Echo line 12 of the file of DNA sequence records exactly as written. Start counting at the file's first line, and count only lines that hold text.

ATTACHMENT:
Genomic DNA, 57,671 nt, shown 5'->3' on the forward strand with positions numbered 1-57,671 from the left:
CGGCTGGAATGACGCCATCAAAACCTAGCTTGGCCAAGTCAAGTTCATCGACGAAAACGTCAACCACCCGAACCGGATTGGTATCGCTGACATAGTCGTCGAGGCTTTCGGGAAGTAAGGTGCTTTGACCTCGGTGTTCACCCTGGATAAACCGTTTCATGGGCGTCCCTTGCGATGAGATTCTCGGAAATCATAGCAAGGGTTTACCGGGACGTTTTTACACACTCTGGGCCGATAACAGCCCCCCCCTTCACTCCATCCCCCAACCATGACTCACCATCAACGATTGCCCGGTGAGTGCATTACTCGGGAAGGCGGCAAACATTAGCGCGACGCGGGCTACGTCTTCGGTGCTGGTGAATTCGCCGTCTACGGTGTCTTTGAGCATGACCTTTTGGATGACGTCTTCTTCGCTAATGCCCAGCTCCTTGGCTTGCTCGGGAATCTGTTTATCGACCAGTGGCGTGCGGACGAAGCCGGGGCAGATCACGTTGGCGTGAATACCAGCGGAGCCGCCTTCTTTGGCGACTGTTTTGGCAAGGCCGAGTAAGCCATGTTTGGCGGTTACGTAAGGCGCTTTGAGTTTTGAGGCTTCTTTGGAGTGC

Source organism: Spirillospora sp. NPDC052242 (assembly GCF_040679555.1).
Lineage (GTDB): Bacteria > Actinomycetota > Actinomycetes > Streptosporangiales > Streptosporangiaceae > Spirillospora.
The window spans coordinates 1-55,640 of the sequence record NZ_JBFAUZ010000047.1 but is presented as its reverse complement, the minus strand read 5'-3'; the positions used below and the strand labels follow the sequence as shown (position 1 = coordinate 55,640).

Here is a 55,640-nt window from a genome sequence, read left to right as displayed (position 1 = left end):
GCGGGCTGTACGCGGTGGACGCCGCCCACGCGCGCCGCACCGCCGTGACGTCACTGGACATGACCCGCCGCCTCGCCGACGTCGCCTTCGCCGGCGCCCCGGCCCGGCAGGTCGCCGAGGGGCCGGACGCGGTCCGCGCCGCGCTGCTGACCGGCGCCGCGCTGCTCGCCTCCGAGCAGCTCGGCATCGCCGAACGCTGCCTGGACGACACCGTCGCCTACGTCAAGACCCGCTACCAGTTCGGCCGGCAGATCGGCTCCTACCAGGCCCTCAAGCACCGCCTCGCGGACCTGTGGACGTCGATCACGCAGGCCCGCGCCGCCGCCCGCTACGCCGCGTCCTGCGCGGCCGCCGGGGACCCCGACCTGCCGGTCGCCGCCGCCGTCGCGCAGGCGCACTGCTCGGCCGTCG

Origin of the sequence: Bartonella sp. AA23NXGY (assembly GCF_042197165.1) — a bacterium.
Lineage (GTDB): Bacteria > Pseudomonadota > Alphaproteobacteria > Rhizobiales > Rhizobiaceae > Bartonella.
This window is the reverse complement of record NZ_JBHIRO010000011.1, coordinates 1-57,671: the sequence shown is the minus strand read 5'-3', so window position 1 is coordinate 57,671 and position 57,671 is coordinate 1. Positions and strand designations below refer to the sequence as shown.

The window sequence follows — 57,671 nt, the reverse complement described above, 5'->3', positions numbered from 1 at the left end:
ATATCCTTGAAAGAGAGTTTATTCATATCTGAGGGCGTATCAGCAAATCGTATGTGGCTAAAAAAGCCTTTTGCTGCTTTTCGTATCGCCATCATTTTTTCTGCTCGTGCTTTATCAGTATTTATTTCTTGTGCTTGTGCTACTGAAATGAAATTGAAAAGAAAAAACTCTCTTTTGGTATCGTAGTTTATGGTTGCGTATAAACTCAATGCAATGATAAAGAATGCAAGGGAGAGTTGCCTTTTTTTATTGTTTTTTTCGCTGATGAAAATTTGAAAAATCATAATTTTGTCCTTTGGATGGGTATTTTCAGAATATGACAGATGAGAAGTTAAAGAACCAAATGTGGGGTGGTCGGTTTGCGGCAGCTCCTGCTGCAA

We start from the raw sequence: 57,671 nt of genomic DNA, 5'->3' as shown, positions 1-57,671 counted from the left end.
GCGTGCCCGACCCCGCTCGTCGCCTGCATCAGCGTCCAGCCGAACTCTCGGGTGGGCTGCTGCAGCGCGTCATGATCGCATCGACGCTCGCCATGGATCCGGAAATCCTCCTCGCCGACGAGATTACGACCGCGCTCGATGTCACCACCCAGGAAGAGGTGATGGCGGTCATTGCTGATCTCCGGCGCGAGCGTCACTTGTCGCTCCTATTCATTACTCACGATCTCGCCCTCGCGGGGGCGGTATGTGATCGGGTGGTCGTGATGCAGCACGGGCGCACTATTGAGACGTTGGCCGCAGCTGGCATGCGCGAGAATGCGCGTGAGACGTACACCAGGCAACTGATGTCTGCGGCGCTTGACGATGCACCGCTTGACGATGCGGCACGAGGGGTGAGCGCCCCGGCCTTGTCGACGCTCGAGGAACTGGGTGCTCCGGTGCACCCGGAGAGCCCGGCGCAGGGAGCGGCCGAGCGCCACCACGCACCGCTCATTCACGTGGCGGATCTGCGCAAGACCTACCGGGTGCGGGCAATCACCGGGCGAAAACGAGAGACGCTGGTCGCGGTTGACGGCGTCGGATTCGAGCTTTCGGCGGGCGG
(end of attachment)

ATATCCTTGAAAGAGAGTTTATTCATATCTGAGGGCGTATCAGCAAATCGTATGTGGCTAAAAAAGCCTTTTGCTGCTTTTCGTATCGCCATCATTTTTTCTGCTCGTGCTTTATCAGTATTTATTTCTTGTGCTTGTGCTACTGAAATGAAATTGAAAAGAAAAAACTCTCTTTTGGTATCGTAGTTTATGGTTGCGTATAAACTCAATGCAATGATAAAGAATGCAAGGGAGAGTTGCCTTTTTTTATTGTTTTTTTCGCTGATGAAAATTTGAAAAATCATAATTTTGTCCTTTGGATGGGTATTTTCAGAATATGACAGATGAGAAGTTAAAGAACCAAATGTGGGGTGGTCGGTTTGCGGCAGCTCCTGCTGCAA